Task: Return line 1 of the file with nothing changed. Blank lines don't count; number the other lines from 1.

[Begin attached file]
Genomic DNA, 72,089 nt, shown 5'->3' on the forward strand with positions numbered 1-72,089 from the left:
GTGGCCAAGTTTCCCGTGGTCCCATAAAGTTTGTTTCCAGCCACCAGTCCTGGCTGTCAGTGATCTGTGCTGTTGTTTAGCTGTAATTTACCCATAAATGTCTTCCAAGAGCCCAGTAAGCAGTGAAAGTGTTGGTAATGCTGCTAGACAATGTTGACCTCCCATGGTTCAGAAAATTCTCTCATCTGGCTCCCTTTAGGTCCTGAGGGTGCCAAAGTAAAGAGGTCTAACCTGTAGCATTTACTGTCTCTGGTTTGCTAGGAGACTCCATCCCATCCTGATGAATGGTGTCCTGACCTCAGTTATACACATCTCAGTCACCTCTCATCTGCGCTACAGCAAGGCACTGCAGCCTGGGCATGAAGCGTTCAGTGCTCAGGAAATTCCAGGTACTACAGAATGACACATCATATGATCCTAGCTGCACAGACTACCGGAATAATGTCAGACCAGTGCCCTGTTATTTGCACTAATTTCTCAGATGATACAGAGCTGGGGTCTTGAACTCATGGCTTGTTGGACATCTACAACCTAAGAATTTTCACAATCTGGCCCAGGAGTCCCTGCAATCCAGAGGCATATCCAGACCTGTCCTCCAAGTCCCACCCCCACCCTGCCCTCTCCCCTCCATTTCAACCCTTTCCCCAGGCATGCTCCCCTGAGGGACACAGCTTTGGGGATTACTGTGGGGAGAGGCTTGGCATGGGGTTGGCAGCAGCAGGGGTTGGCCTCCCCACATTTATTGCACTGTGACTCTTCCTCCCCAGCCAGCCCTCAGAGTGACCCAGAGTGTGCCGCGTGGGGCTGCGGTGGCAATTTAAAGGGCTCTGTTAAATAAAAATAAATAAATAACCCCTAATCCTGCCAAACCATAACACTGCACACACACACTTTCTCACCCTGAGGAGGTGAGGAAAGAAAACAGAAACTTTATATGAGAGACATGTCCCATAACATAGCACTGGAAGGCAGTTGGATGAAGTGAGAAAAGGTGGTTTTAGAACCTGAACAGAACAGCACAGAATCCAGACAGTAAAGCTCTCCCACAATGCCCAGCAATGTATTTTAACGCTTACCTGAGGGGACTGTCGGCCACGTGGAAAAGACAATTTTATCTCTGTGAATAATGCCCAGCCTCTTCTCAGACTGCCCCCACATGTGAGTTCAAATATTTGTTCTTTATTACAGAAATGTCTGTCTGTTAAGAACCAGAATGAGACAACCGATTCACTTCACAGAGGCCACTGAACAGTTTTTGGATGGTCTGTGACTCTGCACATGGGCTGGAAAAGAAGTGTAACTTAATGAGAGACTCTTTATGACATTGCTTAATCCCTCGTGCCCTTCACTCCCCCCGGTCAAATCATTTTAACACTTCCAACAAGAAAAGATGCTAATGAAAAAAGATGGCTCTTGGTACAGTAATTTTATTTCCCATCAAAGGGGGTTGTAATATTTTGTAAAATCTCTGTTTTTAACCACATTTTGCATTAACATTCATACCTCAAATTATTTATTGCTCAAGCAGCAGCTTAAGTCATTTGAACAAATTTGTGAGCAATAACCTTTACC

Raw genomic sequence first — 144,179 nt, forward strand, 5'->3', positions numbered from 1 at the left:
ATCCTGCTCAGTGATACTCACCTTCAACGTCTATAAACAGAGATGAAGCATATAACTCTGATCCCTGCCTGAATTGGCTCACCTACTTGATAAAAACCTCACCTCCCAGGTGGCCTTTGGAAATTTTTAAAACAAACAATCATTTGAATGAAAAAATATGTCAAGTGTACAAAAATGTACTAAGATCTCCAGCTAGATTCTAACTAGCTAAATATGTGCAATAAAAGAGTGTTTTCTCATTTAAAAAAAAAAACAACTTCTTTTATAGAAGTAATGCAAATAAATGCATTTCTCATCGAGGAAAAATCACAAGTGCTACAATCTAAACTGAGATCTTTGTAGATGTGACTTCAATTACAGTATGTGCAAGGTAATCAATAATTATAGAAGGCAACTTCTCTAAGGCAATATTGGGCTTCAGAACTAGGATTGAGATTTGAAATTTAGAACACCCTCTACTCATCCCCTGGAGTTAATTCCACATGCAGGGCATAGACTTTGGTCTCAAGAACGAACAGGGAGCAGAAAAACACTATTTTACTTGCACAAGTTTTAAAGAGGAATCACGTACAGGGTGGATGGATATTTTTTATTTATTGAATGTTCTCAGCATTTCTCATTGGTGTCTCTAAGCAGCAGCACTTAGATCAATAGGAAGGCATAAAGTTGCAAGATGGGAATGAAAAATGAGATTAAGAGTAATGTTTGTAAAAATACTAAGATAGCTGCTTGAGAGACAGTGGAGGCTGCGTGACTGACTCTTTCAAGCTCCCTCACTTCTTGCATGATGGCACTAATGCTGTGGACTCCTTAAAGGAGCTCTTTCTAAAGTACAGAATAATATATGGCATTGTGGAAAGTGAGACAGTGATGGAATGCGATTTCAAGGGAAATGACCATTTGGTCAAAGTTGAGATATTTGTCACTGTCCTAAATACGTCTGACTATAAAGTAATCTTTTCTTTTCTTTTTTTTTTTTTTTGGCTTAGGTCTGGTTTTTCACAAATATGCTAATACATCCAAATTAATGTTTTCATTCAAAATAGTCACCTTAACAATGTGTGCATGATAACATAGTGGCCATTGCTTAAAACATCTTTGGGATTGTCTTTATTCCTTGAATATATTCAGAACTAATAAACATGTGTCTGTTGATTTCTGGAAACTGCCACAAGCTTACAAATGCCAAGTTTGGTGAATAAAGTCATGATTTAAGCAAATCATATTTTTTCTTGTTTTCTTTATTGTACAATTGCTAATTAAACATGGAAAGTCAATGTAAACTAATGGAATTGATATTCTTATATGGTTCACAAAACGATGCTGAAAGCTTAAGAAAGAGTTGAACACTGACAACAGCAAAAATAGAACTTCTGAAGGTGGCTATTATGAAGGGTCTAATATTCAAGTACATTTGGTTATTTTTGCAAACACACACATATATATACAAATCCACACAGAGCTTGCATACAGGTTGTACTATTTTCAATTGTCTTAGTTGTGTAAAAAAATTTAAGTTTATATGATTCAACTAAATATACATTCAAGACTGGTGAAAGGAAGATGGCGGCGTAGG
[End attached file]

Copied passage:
Genomic DNA, 72,089 nt, shown 5'->3' on the forward strand with positions numbered 1-72,089 from the left: